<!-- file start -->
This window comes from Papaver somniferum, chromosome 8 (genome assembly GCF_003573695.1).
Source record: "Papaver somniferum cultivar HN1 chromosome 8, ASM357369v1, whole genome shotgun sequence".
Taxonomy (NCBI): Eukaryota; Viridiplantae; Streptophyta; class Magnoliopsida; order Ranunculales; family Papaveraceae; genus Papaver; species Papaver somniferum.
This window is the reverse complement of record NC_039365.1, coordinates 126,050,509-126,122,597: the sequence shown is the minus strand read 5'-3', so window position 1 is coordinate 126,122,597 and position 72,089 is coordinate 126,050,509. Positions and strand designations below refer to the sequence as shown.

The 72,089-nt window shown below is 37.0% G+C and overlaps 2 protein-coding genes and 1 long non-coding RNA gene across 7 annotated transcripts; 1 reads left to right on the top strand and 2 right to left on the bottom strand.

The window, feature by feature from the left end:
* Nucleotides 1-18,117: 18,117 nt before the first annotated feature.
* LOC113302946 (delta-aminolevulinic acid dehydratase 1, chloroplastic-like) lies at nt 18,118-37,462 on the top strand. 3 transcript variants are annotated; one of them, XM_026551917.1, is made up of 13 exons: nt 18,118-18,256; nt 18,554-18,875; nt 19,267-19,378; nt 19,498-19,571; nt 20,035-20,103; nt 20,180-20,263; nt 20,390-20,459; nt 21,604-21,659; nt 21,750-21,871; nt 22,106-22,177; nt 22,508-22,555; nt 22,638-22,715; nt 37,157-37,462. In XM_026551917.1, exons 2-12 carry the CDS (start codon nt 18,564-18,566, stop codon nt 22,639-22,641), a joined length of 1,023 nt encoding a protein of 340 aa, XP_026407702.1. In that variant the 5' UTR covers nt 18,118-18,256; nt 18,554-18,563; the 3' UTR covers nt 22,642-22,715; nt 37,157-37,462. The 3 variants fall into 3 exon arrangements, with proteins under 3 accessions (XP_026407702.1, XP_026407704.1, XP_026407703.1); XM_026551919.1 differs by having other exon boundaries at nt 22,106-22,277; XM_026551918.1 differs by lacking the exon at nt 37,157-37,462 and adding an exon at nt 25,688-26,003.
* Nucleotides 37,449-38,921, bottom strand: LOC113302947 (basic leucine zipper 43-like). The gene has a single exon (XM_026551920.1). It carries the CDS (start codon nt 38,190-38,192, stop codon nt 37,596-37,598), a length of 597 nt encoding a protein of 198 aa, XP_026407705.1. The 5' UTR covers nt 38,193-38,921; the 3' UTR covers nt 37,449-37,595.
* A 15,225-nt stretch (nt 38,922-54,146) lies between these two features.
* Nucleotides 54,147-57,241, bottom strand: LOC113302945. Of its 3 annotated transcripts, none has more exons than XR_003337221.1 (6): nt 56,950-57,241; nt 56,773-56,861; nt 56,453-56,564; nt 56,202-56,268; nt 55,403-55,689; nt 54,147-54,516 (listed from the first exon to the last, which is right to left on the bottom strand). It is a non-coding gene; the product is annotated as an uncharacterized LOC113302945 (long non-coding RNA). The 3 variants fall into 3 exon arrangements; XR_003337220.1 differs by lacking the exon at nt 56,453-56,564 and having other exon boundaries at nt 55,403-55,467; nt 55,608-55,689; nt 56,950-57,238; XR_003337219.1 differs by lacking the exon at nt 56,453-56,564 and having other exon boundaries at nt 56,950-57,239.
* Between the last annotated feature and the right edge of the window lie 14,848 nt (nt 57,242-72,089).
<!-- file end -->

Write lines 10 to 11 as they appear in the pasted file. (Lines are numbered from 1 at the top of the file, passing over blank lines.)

* A 15,225-nt stretch (nt 38,922-54,146) lies between these two features.
* Nucleotides 54,147-57,241, bottom strand: LOC113302945. Of its 3 annotated transcripts, none has more exons than XR_003337221.1 (6): nt 56,950-57,241; nt 56,773-56,861; nt 56,453-56,564; nt 56,202-56,268; nt 55,403-55,689; nt 54,147-54,516 (listed from the first exon to the last, which is right to left on the bottom strand). It is a non-coding gene; the product is annotated as an uncharacterized LOC113302945 (long non-coding RNA). The 3 variants fall into 3 exon arrangements; XR_003337220.1 differs by lacking the exon at nt 56,453-56,564 and having other exon boundaries at nt 55,403-55,467; nt 55,608-55,689; nt 56,950-57,238; XR_003337219.1 differs by lacking the exon at nt 56,453-56,564 and having other exon boundaries at nt 56,950-57,239.